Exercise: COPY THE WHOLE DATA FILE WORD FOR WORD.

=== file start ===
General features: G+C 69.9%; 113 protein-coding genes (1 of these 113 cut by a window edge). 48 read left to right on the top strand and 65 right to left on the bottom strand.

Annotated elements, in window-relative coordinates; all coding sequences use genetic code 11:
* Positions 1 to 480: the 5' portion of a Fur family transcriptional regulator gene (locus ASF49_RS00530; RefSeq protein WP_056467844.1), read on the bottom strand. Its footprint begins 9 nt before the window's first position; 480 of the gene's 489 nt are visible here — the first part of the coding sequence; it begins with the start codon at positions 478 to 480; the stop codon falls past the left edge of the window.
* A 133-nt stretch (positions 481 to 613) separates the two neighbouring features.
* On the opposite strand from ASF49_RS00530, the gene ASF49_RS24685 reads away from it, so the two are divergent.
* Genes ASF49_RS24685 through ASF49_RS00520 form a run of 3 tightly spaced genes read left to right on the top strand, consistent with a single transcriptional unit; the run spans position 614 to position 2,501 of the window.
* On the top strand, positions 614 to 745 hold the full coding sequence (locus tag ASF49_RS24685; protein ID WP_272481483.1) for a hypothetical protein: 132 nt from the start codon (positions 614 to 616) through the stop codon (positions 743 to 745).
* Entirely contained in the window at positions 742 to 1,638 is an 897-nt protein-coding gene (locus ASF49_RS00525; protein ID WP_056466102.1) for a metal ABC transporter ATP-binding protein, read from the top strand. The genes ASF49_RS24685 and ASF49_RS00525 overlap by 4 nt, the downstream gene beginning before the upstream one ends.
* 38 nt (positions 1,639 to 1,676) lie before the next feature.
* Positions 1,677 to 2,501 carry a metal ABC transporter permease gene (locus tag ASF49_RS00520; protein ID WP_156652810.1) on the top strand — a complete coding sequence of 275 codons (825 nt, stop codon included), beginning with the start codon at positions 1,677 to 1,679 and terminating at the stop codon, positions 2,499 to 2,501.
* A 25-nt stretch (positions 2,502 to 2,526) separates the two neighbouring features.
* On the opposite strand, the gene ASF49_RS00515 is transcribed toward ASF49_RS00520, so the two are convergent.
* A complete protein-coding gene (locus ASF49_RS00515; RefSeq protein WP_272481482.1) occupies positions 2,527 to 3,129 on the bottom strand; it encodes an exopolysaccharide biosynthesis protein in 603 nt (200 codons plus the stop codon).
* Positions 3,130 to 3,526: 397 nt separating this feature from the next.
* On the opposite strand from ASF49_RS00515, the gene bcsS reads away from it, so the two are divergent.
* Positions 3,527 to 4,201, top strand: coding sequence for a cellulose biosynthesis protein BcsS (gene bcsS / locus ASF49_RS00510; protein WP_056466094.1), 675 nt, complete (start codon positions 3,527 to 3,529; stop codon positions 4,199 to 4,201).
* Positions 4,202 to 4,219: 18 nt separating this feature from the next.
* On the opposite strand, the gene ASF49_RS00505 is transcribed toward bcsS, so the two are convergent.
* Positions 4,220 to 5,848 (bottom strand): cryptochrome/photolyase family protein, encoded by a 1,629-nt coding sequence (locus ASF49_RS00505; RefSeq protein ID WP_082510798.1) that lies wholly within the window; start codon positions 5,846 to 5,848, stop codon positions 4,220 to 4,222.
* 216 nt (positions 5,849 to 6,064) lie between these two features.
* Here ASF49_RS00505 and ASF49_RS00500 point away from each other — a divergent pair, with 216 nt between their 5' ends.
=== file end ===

General features: G+C 69.9%; 113 protein-coding genes (1 of these 113 cut by a window edge). 48 read left to right on the top strand and 65 right to left on the bottom strand.

Annotated elements, in window-relative coordinates; all coding sequences use genetic code 11:
* Positions 1 to 480: the 5' portion of a Fur family transcriptional regulator gene (locus ASF49_RS00530; RefSeq protein WP_056467844.1), read on the bottom strand. Its footprint begins 9 nt before the window's first position; 480 of the gene's 489 nt are visible here — the first part of the coding sequence; it begins with the start codon at positions 478 to 480; the stop codon falls past the left edge of the window.
* A 133-nt stretch (positions 481 to 613) separates the two neighbouring features.
* On the opposite strand from ASF49_RS00530, the gene ASF49_RS24685 reads away from it, so the two are divergent.
* Genes ASF49_RS24685 through ASF49_RS00520 form a run of 3 tightly spaced genes read left to right on the top strand, consistent with a single transcriptional unit; the run spans position 614 to position 2,501 of the window.
* On the top strand, positions 614 to 745 hold the full coding sequence (locus tag ASF49_RS24685; protein ID WP_272481483.1) for a hypothetical protein: 132 nt from the start codon (positions 614 to 616) through the stop codon (positions 743 to 745).
* Entirely contained in the window at positions 742 to 1,638 is an 897-nt protein-coding gene (locus ASF49_RS00525; protein ID WP_056466102.1) for a metal ABC transporter ATP-binding protein, read from the top strand. The genes ASF49_RS24685 and ASF49_RS00525 overlap by 4 nt, the downstream gene beginning before the upstream one ends.
* 38 nt (positions 1,639 to 1,676) lie before the next feature.
* Positions 1,677 to 2,501 carry a metal ABC transporter permease gene (locus tag ASF49_RS00520; protein ID WP_156652810.1) on the top strand — a complete coding sequence of 275 codons (825 nt, stop codon included), beginning with the start codon at positions 1,677 to 1,679 and terminating at the stop codon, positions 2,499 to 2,501.
* A 25-nt stretch (positions 2,502 to 2,526) separates the two neighbouring features.
* On the opposite strand, the gene ASF49_RS00515 is transcribed toward ASF49_RS00520, so the two are convergent.
* A complete protein-coding gene (locus ASF49_RS00515; RefSeq protein WP_272481482.1) occupies positions 2,527 to 3,129 on the bottom strand; it encodes an exopolysaccharide biosynthesis protein in 603 nt (200 codons plus the stop codon).
* Positions 3,130 to 3,526: 397 nt separating this feature from the next.
* On the opposite strand from ASF49_RS00515, the gene bcsS reads away from it, so the two are divergent.
* Positions 3,527 to 4,201, top strand: coding sequence for a cellulose biosynthesis protein BcsS (gene bcsS / locus ASF49_RS00510; protein WP_056466094.1), 675 nt, complete (start codon positions 3,527 to 3,529; stop codon positions 4,199 to 4,201).
* Positions 4,202 to 4,219: 18 nt separating this feature from the next.
* On the opposite strand, the gene ASF49_RS00505 is transcribed toward bcsS, so the two are convergent.
* Positions 4,220 to 5,848 (bottom strand): cryptochrome/photolyase family protein, encoded by a 1,629-nt coding sequence (locus ASF49_RS00505; RefSeq protein ID WP_082510798.1) that lies wholly within the window; start codon positions 5,846 to 5,848, stop codon positions 4,220 to 4,222.
* 216 nt (positions 5,849 to 6,064) lie between these two features.
* Here ASF49_RS00505 and ASF49_RS00500 point away from each other — a divergent pair, with 216 nt between their 5' ends.